Send to

Choose Destination
J Gen Intern Med. 1995 Oct;10(10):557-64.

Triage decisions for emergency department patients with chest pain: do physicians' risk attitudes make the difference?

Author information

Department of Ambulatory Care and Prevention, Harvard Medical School, Boston, Massachusetts, USA.



To determine whether physicians' risk attitudes correlate with their triage decisions for emergency department patients with acute chest pain.




The emergency department of a university teaching hospital.


Patients presenting to the emergency department with a chief complaint of acute chest pain. PHYSICIANS: All physicians who were primarily responsible for the emergency department triage of at least one patient with acute chest pain from July 1990 to July 1991.


The physicians' risk attitudes were assessed by two methods: 1) a new, six-question risk-taking scale adapted from the Jackson Personality Index (JPI), and 2) the Stress from Uncertainty Scale (SUS).


The physicians who had high risk-taking scores ("risk seekers") admitted only 31% of the patients they evaluated, compared with admission rates of 44% for the medium scores and 53% for the physicians who had low risk-taking scores ("risk avoiders"), p < 0.001. After adjustment for clinical factors, the patients triaged by the risk-seeking physicians had half the odds of admission [odds ratio (OR) 0.51, 95% confidence interval (95% CI) 0.27 to 0.97], and the patients triaged by the risk-avoiding physicians had nearly twice the odds of admission (OR 1.83, 95% CI 1.10 to 3.03) of the patients triaged by the medium-risk scoring physicians. The SUS did not correlate significantly with admission rates. Of the 92 patients released home by the risk-seeking physicians, 91 (99%) were known to be alive four to six weeks afterwards and one was lost to follow-up; among the 66 patients released by the risk-avoiding physicians, 64 (97%) were known to be alive at four to six weeks, one was lost to follow-up, and one died of ischemic heart disease during a subsequent hospitalization (p = NS).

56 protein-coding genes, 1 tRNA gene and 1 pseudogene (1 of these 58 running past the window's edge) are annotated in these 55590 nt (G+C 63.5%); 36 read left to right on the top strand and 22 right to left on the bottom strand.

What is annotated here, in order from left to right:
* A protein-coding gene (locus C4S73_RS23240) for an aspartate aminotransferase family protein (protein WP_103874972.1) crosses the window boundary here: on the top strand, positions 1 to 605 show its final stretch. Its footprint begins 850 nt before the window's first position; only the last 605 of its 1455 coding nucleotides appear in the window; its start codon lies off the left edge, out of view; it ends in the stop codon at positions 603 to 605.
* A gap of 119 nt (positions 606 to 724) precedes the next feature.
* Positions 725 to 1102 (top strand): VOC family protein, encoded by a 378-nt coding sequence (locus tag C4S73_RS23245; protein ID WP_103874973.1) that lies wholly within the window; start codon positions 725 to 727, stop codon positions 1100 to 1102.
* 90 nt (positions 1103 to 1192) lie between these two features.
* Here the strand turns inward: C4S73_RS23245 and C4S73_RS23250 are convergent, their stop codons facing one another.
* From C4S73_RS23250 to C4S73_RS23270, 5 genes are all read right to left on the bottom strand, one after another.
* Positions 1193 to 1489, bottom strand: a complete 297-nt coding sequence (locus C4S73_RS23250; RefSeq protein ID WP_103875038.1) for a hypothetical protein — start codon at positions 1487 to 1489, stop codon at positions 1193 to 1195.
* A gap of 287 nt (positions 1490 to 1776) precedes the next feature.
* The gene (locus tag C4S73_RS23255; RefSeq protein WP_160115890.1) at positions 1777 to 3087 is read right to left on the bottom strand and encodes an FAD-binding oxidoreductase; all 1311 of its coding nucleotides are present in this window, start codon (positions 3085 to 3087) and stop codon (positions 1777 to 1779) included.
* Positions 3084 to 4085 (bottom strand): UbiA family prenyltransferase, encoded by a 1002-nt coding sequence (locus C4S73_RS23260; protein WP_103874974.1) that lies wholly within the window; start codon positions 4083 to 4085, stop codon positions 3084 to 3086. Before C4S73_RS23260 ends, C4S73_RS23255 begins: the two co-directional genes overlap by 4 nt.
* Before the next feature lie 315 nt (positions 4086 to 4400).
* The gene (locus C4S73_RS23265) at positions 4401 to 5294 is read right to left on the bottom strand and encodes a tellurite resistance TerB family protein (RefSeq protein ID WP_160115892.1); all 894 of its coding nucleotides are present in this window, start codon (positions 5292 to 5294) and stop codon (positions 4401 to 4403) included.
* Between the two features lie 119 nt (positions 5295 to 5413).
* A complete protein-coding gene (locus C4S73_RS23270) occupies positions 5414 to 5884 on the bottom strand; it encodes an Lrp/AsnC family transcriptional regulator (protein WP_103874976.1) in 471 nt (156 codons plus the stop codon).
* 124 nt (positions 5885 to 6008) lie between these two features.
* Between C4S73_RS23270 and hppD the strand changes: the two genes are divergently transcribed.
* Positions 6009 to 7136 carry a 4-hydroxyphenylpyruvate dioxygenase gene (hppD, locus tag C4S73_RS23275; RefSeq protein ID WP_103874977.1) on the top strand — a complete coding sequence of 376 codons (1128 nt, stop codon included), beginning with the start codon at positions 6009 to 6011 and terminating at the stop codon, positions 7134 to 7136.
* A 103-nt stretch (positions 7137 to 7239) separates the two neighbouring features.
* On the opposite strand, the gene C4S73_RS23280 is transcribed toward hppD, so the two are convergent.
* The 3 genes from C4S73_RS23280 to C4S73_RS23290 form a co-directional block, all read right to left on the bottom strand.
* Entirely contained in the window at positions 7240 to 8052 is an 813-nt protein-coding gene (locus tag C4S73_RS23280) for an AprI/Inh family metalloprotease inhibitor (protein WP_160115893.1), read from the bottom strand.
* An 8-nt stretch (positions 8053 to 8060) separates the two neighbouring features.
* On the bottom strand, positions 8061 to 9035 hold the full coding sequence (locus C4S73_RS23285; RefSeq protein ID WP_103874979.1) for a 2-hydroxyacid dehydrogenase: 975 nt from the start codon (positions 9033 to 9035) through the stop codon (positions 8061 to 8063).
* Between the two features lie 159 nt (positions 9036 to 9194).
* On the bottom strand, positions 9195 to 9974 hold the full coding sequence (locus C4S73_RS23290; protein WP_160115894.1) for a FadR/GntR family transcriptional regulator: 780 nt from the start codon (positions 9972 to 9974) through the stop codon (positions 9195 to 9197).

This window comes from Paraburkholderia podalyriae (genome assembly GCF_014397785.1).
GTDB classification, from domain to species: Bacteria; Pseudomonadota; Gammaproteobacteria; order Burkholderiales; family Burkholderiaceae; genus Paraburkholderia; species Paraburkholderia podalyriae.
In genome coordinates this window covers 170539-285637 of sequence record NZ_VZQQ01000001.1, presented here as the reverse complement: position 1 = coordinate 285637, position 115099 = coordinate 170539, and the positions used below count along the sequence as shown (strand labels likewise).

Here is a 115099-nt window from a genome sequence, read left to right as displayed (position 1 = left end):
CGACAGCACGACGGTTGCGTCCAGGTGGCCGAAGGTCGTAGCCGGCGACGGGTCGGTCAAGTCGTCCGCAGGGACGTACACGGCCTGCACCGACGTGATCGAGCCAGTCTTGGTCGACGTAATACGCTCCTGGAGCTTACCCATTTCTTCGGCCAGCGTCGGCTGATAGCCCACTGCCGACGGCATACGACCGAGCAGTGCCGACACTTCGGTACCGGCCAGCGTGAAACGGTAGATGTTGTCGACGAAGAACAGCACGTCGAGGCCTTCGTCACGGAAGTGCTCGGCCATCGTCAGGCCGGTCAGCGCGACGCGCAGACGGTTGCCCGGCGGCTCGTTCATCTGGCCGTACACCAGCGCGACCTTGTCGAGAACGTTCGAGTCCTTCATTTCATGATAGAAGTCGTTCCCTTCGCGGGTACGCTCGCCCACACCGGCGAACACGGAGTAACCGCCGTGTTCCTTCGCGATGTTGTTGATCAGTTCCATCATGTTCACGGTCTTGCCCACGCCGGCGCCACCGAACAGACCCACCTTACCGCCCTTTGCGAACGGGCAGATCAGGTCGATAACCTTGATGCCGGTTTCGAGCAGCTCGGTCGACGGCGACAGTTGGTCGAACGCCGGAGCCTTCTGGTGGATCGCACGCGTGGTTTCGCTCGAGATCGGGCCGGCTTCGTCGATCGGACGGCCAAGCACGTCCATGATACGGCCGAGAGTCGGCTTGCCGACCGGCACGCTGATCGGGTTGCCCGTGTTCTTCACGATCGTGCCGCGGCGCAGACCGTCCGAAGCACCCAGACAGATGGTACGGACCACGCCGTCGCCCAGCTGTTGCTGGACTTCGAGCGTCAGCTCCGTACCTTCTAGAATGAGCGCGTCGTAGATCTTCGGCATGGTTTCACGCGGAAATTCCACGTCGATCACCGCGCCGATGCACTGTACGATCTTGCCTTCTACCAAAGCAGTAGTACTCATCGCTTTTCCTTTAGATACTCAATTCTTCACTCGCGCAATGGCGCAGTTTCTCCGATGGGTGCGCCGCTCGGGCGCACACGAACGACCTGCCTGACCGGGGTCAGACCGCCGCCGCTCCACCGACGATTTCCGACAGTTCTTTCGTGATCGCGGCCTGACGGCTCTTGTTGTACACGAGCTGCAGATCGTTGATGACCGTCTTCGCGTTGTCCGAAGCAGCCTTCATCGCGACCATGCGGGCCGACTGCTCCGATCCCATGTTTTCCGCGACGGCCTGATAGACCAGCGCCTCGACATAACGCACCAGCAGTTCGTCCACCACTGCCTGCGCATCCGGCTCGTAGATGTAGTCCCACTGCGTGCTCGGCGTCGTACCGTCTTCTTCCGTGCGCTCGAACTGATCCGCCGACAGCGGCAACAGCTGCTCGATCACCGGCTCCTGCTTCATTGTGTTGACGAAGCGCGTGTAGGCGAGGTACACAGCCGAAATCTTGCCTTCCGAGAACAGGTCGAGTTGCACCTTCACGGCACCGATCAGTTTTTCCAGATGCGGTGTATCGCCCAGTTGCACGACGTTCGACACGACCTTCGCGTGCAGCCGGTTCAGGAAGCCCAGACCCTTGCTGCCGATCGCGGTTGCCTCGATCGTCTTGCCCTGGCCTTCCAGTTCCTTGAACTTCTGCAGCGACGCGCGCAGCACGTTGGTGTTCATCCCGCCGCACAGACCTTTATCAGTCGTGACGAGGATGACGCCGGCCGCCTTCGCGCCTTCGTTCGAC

The physicians' risk attitudes as measured by a brief risk-taking scale correlated significantly with their rates of admission for emergency department patients with acute chest pain. These data do not suggest that the risk-seeking physicians achieved lower admission rates by releasing more patients who needed to be in the hospital, but an adequate evaluation of the appropriateness of triage decisions of risk-seeking and risk-avoiding physicians will require further study.

[Indexed for MEDLINE]

Supplemental Content

Loading ...
Support Center